Narrative of the Life of Frederick Douglass, An American Slave (Barnes & Noble Classics Series)

Narrative of Frederick Douglass, An American Slave, by Frederick Douglass, is part of the Barnes & Noble Classics series, which offers quality editions at affordable prices to the student and the general reader, including new scholarship, thoughtful design, and pages of carefully crafted extras. Here are some of the remarkable features of Barnes & Noble Classics:

  • New introductions commissioned from today's top writers and scholars
  • Biographies of the authors
  • Chronologies of contemporary historical, biographical, and cultural events
  • Footnotes and endnotes
  • Selective discussions of imitations, parodies, poems, books, plays, paintings, operas, statuary, and films inspired by the work
  • Comments by other famous authors
  • Study questions to challenge the reader's viewpoints and expectations
  • Bibliographies for further reading
  • Indices & Glossaries, when appropriate

All editions are beautifully designed and are printed to superior specifications; some include illustrations of historical interest. Barnes & Noble Classics pulls together a constellation of influences—biographical, historical, and literary—to enrich each reader's understanding of these enduring works. No book except perhaps Uncle Tom’s Cabin had as powerful an impact on the abolitionist movement as Narrative of the Life of Frederick Douglass. But while Stowe wrote about imaginary characters, Douglass’s book is a record of his own remarkable life.

Born a slave in 1818 on a plantation in Maryland, Douglass taught himself to read and write. In 1845, seven years after escaping to the North, he published Narrative, the first of three autobiographies. This book calmly but dramatically recounts the horrors and the accomplishments of his early years—the daily, casual brutality of the white masters; his painful efforts to educate himself; his decision to find freedom or die; and his harrowing but successful escape.

An astonishing orator and a skillful writer, Douglass became a newspaper editor, a political activist, and an eloquent spokesperson for the civil rights of African Americans. He lived through the Civil War, the end of slavery, and the beginning of segregation. He was celebrated internationally as the leading black intellectual of his day, and his story still resonates in ours.

Robert O’Meally is Zora Neale Hurston Professor of Literature at Columbia University and the Director of Columbia University’s Center for Jazz Studies. He wrote the introduction and notes to the Barnes & Noble classics edition of The Adventures of Huckleberry Finn.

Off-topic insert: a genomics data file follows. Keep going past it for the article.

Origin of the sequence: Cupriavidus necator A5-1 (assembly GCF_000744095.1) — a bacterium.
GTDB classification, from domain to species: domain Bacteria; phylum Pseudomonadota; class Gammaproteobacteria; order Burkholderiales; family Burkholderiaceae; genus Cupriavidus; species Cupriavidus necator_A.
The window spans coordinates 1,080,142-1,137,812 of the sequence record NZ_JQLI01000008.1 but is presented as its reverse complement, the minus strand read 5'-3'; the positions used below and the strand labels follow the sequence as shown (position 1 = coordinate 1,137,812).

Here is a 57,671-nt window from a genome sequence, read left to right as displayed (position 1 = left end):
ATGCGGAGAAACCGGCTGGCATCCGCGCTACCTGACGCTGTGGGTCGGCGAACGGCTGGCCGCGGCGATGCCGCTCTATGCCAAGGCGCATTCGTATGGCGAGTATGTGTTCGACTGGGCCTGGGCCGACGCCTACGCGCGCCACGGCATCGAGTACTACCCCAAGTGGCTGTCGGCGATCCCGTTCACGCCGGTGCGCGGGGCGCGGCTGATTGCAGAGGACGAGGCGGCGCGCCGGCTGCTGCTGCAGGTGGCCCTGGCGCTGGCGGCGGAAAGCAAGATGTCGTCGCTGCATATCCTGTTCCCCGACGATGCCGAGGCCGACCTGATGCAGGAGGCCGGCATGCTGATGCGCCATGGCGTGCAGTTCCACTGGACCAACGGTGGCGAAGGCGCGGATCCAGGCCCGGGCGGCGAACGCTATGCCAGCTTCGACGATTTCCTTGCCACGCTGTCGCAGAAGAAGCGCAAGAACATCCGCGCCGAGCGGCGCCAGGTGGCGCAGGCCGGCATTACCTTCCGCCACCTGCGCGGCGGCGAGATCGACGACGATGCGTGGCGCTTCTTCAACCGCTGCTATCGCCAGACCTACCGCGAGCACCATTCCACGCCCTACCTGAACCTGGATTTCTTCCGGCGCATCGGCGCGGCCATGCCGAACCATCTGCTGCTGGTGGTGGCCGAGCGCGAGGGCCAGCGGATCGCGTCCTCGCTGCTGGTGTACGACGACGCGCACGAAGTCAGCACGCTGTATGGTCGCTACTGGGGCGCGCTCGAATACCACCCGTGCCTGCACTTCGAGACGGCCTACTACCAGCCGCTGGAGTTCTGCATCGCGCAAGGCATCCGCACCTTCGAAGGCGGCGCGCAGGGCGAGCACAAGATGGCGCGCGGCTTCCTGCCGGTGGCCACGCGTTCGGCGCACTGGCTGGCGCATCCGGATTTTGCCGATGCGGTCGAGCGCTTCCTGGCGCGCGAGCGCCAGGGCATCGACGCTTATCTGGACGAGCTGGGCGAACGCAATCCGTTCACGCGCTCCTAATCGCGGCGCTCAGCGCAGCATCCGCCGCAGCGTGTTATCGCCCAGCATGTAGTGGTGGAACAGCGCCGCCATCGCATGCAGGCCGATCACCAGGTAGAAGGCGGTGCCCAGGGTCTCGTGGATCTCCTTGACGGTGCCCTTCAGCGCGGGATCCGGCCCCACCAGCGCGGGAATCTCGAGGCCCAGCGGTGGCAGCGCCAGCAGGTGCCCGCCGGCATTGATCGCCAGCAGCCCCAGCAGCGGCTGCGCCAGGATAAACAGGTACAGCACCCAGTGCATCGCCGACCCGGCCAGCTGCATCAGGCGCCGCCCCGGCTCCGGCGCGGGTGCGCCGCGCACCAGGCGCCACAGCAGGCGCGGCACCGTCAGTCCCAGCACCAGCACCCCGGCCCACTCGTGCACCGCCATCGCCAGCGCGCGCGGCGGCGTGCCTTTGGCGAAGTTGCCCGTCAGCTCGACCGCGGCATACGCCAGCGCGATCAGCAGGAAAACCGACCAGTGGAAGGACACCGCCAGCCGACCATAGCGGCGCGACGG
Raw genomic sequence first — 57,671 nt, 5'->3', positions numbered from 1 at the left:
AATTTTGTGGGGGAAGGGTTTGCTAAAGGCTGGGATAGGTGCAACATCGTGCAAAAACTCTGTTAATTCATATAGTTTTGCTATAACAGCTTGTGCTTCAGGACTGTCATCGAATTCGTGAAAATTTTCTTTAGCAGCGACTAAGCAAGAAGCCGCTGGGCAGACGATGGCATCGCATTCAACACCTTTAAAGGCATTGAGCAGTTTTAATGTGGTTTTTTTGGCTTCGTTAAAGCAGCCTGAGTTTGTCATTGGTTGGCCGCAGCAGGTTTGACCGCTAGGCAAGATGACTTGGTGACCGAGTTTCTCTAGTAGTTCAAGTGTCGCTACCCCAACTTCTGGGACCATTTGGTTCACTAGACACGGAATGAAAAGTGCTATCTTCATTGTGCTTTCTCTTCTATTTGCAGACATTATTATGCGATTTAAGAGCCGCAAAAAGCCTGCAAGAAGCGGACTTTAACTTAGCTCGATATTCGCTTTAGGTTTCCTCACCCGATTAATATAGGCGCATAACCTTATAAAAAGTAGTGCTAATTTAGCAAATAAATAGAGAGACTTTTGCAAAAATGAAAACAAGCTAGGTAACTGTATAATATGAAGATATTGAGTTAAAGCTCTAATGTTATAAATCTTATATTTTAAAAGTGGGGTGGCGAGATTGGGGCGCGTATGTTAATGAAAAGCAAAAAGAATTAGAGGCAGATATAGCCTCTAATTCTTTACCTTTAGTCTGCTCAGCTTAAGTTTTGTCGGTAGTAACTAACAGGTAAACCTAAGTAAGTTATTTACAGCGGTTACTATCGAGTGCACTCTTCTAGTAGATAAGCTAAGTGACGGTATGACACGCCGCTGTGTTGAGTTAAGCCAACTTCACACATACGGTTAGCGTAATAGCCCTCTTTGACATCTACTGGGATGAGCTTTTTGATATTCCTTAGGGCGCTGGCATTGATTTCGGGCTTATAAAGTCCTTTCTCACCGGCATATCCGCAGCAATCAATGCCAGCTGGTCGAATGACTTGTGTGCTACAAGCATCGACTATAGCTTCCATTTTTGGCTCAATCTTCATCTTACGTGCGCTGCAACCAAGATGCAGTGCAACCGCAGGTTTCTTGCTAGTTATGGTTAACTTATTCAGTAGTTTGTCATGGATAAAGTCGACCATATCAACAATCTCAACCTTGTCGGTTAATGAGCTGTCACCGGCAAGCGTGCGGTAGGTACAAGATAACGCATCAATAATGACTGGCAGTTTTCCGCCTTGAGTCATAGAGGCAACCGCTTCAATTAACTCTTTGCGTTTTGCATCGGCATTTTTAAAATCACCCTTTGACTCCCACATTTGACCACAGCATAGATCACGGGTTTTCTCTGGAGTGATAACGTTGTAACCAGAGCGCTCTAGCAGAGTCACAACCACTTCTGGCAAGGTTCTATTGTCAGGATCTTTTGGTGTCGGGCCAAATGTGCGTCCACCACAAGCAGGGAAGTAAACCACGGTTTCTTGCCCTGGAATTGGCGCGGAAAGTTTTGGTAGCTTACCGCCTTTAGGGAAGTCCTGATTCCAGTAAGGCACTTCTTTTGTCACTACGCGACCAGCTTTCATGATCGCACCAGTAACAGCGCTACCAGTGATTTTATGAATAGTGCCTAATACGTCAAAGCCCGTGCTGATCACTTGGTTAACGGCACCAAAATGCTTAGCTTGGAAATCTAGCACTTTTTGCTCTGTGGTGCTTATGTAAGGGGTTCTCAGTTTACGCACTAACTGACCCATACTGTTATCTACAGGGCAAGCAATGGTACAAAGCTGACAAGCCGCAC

Book Details
Author:
Frederick Douglass
Book Format:
Paperback
ISBN-13:
9781593080419
Pages:
160
Publication Date:
01 Nov 2003
Values
Values:
  • B Corp
  • Black Owned
  • Gives Back
  • Veteran Owned
Reread this since my son is reading it in high school. Such an amazing accomplishment for its time, but still impressive and relevant over 150 years later.
Seminal, first person account of the horrors of human slavery and the darkest stain (of many) on American History. Also, indispensable piece of early American Literature.
A firsthand look at the evils of American slavery through the eyes of an escaped former slave. It is a difficult and sobering read to learn of the atrocities committed for the machine of slavery to continue its task. A powerful voice from a former generation that deserves to be read and heard because not only does it provide helpful and vital information about the past but also provides a strong moral voice to many of our current circumstances.
The book was informative and intense.
Knowing that slavery is wrong, and reading a first hand account of it are two very different things. This is the first time I've read what slavery was like in the first person and at times my eyes became misty just picturing the utter horror of what Fred went through. The fact that this was going on not even 170 years ago, as a totally normal and accepted thing... Well it certainly explains how racism has been passed down through generations, this kind of thing doesn't just go away because the practice of chattel slavery stops. Right after the civil war, the klan appeared all over the south to persecute recently freed slaves and in many cases the klan members were a part of the local police! This is the history of the southern states and as a person who has grown up and live in a southern state, I'm disgusted and appalled that humans treated their fellow human this way. If you ever hear someone say that slavery was just 170 years ago and it has no bearing on present day life, have them read this book.
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